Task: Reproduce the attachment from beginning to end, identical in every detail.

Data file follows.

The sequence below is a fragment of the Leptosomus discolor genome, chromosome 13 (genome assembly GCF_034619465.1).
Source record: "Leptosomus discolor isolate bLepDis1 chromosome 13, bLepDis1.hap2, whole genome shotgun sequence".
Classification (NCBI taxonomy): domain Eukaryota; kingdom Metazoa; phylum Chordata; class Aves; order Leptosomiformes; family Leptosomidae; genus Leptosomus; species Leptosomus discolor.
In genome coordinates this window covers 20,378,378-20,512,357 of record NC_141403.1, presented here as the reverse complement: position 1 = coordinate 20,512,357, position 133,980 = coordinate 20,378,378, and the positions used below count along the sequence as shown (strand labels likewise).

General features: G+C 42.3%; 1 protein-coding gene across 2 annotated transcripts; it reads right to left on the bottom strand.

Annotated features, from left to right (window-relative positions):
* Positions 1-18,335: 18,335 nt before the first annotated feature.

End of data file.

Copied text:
The sequence below is a fragment of the Leptosomus discolor genome, chromosome 13 (genome assembly GCF_034619465.1).
Source record: "Leptosomus discolor isolate bLepDis1 chromosome 13, bLepDis1.hap2, whole genome shotgun sequence".
Classification (NCBI taxonomy): domain Eukaryota; kingdom Metazoa; phylum Chordata; class Aves; order Leptosomiformes; family Leptosomidae; genus Leptosomus; species Leptosomus discolor.
In genome coordinates this window covers 20,378,378-20,512,357 of record NC_141403.1, presented here as the reverse complement: position 1 = coordinate 20,512,357, position 133,980 = coordinate 20,378,378, and the positions used below count along the sequence as shown (strand labels likewise).

General features: G+C 42.3%; 1 protein-coding gene across 2 annotated transcripts; it reads right to left on the bottom strand.

Annotated features, from left to right (window-relative positions):
* Positions 1-18,335: 18,335 nt before the first annotated feature.